In a recent First World Report on Hearing released by the World Health Organization, projections estimate that nearly 2.5 billion people worldwide or 1 in 4 people will be living with some degree of hearing loss by 2050. At least 700 million of these people will require access to ear and hearing care and other rehabilitation services unless action is taken. Around 1 billion young people are estimated to be at risk of potentially life-altering hearing loss due to loud noise exposure. WHO defines this as being caused by either sustained exposure to moderately loud noise (85 decibels for eight hours) or short-term exposure to very loud noise (15 minutes listening to sound above 100 decibels).

“The indications of such hearing loss include, muffled hearing, difficulty in attending calls and understanding telephonic conversations, turning up the television volume, and so on. While structural abnormalities of the ear and genetics could play a part in hearing loss, noise-induced hearing loss (wherein you are exposed to a loud sound for a repeated period), seems to be on an increase. The WHO has estimated that one-third of all hearing loss cases are due to high noise exposure,” notes Ramya Sudersonam, audiologist and speech-language pathologist, Gleneagles Global Health City.

Most hearing loss is permanent and cannot be reversed. However, it is preventable. It is important to protect the ability while you can, she advises. “Knowledge about how much noise is going to affect you, the maximum output levels and exposure can go a long way in keeping hearing loss at bay. Annual ENT evaluation and strict hearing conservation programmes in workplaces too can help in preventing hearing loss,” she says.

How to prevent hearing loss 

while using headphones

Safe limits
Most smartphones have settings that allow one to navigate and set a maximum volume. If you try increasing the volume, a message pops up about the breach of the safe limit. So, tapping on the settings can help in a great way to ensure a safe and enjoyable listening time.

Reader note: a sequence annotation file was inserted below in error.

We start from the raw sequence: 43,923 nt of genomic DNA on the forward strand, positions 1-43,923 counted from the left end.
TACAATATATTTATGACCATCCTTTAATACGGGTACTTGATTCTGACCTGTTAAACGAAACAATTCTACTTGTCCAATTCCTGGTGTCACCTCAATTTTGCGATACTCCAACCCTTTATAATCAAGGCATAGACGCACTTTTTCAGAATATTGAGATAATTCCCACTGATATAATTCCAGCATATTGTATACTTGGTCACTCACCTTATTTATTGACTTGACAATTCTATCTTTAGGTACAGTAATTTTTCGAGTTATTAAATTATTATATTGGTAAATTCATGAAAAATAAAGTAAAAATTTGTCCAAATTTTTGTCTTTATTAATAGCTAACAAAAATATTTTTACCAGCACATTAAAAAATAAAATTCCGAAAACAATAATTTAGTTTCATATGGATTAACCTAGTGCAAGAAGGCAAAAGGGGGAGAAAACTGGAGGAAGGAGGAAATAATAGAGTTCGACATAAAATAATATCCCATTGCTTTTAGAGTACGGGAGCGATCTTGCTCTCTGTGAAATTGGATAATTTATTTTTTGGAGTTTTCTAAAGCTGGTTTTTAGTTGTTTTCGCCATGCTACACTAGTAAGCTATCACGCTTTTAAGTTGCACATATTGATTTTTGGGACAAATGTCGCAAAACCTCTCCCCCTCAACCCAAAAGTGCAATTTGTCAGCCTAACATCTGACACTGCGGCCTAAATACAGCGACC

Limit Exposure
You can listen to music at 102 decibels, which is the average maximum volume on a smartphone for around five to ten minutes before it becomes dangerous. Ensure to set a time limit while using your device to protect your hearing.

The 60/60 rule
Experts and medical practitioners advocate the 60/60 rule to prevent hearing loss from headphone use. “The idea is 60 per cent music volume for 60 minutes. A moderate volume range for a limited time with breaks afterwards lowers chances of damage,” shares Ramya Sudersonam.

Over-the-ear head phones for the win!
Over-the-ear headphones in comparison to the regular inner-ear earbuds are far safer, tell experts. “The sound from the device to the eardrums reaches in a far more indirect way, making it safer,” says Deepan. But this doesn’t mean that they aren’t harmful if loud music is played.

Volume down
According to research, noise up to about 80 decibels can be listened to for over 20 hours without risk of damage. This is about 60 per cent of the volume on your phone. Keeping the sound level between 60 to 85 decibels can minimise the damage the ear is exposed to. Exposure to sounds 85 decibels and above can damage your hearing. Usage of headphones while listening to music at around 100 decibels can be restricted to about 10-15 minutes. Keeping the volume-controlled is one of the key ways to avoid noise-induced hearing loss.

Clean the buds
Sanitising the earphones prevents the build-up of infection-causing bacteria, sweat and dead skin.

Navigate volume 
People often have the habit of turning up the volume when their surroundings are noisy (A noisy, traffic blocked road; on a loud aircraft, the market…). During such instances, louder music usually allows one to drown the noise, making the listening process easier. However, raising the volume to higher decibel levels can prove to be harmful, increasing the chances of hearing damage. So, instead of increasing the volume to drown background noise, one can switch to noise-cancelling headphones.

With virtual meetings and classes offering little to no relief from headphone usage, knowing about safe sound levels, taking frequent breaks and switching to noise-cancelling devices seem to be the only options to prevent hearing loss